Rilo Kiley shimmers, but doesn't really shine

Rilo Kiley is perhaps my favorite indie-pop band going these days (although they probably won’t be around too much longer with Jenny Lewis’ stock as a solo act rapidly rising) so naturally I was super excited to see them live for the first time at a classic venue I had never been to. Due to the Avalon’s stupid curfew (its 10pm, then the venue becomes a dance club - lame-o ) I missed both opening acts and arrived just in time to wait for 30 min for Rilo’s set.

The Avalon is a well renowned venue in Boston, that is closing down for renovations in a couple weeks, located directly behind Fenway Park’s notorious “Green Monster”. That however is the club’s only plus. The Avalon was way oversold and I couldn’t even maneuver onto the floor. The main room looks like a Quonset hut, complete with a rounded roof. It sounds like one too. The acoustics in there are terrible but maybe I was just too far back.

Rilo hit the stage and launched into a nice but note for note version of “It’s a Hit” before running through a pleasing at times but mostly predictable, lackluster set. The problem with bands like Rilo Kiley, who create studio masterpieces (in my opinion), is they can’t quite pull it off onstage. Even with the help of members from the opening band, on horns and keyboards, the songs just didn’t have that umph (yeah umph) that the studio sheen provides. All the fifteen year olds cheered like crazy between songs but NO ONE danced. That’s pretty bad considering Rilo has just made a DANCE album. Seriously - check it out.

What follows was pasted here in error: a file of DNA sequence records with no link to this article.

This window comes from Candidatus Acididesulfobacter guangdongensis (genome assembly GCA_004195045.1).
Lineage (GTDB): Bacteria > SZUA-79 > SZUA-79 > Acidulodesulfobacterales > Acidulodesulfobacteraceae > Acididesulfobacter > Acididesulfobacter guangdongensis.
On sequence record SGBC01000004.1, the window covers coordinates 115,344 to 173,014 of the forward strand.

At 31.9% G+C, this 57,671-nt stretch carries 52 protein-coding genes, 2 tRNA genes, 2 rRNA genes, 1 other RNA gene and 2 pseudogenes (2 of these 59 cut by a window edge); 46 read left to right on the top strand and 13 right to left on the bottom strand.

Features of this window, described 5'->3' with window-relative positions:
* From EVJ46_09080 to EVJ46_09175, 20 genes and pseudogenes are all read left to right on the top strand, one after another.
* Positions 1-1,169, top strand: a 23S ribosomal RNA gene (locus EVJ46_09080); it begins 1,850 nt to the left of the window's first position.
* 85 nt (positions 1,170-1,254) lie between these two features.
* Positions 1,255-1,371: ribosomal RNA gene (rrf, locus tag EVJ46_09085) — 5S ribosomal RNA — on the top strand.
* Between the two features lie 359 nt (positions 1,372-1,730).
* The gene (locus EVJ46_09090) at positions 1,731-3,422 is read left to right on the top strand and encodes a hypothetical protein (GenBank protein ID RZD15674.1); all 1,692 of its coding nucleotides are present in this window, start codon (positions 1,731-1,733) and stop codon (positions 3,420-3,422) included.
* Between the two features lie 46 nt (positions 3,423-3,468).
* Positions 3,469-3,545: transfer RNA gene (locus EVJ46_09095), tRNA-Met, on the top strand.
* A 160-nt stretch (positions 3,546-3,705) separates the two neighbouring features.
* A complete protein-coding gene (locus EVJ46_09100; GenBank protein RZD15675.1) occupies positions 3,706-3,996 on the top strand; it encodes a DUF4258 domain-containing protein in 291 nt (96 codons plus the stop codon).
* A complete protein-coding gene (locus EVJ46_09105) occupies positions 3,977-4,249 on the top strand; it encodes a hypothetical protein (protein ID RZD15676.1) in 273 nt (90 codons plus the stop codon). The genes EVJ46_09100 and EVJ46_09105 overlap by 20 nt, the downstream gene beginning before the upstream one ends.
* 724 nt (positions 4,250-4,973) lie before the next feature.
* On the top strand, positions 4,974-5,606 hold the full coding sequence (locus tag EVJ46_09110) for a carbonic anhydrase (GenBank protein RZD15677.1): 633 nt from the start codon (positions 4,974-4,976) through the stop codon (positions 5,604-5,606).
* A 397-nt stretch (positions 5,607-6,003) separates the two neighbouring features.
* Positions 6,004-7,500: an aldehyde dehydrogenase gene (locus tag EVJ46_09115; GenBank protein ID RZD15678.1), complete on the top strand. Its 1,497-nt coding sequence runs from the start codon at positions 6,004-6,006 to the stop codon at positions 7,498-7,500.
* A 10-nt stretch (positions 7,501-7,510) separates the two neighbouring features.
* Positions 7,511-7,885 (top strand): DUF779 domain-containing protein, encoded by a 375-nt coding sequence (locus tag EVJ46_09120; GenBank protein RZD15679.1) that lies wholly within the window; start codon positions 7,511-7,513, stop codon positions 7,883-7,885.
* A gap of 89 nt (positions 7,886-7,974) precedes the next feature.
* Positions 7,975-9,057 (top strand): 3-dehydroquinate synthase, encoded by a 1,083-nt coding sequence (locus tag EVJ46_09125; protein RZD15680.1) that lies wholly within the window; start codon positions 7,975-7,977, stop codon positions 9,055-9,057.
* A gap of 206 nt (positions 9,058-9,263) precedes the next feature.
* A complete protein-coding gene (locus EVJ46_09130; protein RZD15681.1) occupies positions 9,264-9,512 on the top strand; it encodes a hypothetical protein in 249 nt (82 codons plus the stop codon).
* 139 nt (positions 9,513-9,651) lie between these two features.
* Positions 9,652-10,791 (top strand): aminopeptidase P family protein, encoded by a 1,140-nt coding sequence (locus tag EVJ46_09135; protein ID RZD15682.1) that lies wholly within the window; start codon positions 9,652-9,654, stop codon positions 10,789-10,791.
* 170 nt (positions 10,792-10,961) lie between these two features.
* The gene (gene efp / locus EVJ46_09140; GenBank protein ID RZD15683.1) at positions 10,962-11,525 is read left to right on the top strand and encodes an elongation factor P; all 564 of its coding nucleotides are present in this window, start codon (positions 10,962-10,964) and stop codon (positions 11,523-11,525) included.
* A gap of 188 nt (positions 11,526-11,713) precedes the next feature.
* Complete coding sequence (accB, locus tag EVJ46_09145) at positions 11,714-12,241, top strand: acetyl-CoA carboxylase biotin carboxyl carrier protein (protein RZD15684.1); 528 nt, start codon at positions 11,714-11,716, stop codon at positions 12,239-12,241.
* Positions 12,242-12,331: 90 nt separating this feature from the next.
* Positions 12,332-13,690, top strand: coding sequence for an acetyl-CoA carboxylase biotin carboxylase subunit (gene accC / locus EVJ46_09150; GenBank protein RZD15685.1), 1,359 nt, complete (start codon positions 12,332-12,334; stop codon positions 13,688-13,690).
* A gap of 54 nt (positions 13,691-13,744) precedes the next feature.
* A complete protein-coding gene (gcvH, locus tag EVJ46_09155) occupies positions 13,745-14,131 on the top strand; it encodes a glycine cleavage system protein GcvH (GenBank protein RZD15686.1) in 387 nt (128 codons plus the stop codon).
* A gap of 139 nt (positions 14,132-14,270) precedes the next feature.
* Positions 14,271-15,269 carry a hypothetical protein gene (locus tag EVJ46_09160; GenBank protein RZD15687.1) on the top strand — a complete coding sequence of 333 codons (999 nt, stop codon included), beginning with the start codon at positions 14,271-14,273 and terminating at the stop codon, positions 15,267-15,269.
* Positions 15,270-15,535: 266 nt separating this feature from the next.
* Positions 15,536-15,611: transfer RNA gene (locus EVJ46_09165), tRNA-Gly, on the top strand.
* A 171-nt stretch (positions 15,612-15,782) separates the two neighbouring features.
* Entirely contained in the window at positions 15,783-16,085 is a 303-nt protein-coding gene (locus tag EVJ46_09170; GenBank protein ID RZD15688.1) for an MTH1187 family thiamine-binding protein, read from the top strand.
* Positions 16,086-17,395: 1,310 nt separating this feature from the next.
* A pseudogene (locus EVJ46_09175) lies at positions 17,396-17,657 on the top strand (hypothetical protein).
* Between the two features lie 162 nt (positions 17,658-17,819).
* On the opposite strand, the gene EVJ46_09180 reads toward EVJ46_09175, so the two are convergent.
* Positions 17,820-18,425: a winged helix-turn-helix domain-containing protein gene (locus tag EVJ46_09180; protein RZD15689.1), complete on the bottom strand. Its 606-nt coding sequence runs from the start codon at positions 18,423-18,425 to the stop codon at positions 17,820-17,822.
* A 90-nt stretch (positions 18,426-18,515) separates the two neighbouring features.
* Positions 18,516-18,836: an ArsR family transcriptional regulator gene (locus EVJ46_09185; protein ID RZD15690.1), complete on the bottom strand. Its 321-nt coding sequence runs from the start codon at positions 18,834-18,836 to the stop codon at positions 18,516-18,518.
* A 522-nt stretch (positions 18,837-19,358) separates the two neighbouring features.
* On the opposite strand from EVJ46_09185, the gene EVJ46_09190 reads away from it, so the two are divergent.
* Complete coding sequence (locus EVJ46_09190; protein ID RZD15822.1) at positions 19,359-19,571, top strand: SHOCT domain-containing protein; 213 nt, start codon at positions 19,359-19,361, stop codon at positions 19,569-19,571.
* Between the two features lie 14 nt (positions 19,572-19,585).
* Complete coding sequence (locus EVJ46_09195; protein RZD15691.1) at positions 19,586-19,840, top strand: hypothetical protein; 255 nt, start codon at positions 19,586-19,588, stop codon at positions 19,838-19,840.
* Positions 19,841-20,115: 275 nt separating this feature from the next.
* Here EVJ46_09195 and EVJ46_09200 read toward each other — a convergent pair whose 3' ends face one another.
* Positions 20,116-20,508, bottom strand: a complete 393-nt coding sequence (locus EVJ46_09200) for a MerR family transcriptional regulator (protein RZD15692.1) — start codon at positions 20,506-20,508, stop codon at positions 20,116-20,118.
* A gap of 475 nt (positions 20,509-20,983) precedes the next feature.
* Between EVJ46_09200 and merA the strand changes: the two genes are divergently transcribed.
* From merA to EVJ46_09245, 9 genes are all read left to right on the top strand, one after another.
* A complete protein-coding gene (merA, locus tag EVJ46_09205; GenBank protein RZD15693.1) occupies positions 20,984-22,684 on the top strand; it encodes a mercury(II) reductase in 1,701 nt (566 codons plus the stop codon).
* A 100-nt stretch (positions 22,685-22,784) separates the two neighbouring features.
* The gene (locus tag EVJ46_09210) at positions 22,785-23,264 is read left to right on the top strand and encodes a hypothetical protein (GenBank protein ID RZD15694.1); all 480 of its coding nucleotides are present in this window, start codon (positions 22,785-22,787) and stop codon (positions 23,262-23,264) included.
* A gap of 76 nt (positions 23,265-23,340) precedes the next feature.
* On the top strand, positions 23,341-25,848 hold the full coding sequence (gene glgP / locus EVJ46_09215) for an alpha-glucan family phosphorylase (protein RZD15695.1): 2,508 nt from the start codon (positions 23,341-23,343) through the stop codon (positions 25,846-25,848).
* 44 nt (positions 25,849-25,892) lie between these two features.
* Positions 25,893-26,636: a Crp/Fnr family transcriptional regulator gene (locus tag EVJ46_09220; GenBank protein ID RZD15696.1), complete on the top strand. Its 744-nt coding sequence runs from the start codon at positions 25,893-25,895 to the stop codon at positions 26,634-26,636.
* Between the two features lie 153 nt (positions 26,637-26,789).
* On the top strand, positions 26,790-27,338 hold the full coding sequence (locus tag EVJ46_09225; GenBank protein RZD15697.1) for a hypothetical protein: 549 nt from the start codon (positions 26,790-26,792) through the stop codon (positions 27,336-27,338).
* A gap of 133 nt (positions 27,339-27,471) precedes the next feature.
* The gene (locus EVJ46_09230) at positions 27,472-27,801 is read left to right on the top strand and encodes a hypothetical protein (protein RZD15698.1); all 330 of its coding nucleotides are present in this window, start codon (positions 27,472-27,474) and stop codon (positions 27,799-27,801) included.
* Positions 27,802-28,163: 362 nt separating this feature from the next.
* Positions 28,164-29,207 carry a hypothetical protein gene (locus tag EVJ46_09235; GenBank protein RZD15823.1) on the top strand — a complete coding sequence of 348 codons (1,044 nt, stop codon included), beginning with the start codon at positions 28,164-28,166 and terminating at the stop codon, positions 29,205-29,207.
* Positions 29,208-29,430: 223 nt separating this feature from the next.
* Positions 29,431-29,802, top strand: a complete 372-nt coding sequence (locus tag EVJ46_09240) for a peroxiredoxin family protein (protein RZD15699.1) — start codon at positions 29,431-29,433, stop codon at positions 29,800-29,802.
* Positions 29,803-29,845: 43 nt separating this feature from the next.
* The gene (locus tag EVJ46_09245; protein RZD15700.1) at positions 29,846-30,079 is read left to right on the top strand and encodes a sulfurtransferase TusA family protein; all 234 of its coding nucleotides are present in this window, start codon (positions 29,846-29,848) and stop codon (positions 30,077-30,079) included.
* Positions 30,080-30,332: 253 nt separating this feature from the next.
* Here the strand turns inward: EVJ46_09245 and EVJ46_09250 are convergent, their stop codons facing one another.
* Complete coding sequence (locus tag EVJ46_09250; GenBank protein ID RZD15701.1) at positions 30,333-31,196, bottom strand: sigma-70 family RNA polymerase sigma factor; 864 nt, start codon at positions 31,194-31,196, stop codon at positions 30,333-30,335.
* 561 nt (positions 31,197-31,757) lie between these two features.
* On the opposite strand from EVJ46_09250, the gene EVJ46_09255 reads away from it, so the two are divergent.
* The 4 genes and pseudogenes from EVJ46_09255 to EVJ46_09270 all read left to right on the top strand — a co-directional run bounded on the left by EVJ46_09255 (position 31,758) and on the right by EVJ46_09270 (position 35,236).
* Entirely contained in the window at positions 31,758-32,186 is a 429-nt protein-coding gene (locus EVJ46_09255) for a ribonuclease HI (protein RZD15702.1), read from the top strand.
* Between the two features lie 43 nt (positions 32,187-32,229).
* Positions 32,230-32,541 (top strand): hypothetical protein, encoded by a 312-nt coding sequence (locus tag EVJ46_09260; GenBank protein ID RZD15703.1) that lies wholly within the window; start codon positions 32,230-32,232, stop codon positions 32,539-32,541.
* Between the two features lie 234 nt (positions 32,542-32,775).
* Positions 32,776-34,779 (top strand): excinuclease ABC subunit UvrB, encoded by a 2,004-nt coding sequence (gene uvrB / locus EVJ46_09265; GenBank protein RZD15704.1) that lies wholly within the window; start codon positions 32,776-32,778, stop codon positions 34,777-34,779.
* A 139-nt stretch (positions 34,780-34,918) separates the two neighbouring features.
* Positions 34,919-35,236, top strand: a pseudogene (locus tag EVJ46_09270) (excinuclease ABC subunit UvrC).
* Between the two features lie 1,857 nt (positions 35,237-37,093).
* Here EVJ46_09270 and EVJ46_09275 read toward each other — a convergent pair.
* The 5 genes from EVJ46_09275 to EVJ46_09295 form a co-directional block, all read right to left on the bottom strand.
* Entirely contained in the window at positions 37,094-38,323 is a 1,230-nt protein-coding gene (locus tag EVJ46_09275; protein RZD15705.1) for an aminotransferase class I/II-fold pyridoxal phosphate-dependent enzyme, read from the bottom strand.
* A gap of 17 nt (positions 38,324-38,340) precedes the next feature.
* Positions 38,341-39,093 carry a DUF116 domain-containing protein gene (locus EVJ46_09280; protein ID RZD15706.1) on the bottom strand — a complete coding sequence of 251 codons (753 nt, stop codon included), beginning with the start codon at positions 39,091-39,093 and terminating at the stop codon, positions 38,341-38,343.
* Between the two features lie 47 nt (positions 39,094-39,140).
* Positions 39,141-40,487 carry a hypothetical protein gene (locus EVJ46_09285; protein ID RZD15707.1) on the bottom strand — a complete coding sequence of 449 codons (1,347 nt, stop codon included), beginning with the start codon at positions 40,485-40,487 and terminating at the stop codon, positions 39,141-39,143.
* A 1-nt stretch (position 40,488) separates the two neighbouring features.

Highlights for me included the Blake solo number “Ripchord” which he played on a ukelele and the softer numbers like “With Arms Outstretched” and “A Man/Me/Then Jim”. They also threw down a funked out ska-ish reworking of Jenny’s solo song “Rise Up with Fists”. Drummer Jason Boesel was kept at bay most of the night supplying boring “boom chick ba-boom chick” beats throughout. How about a little syncopation buddy? Only on the shows closer did he really let loose like he does so much on the albums. I’m definitely glad I got to see Rilo Kiley though, way more than I led on in this review, buts its only because I like their albums SO MUCH and wanted to see how they worked as a band - and I say Jenny has her red shoes on, she’s ready to go...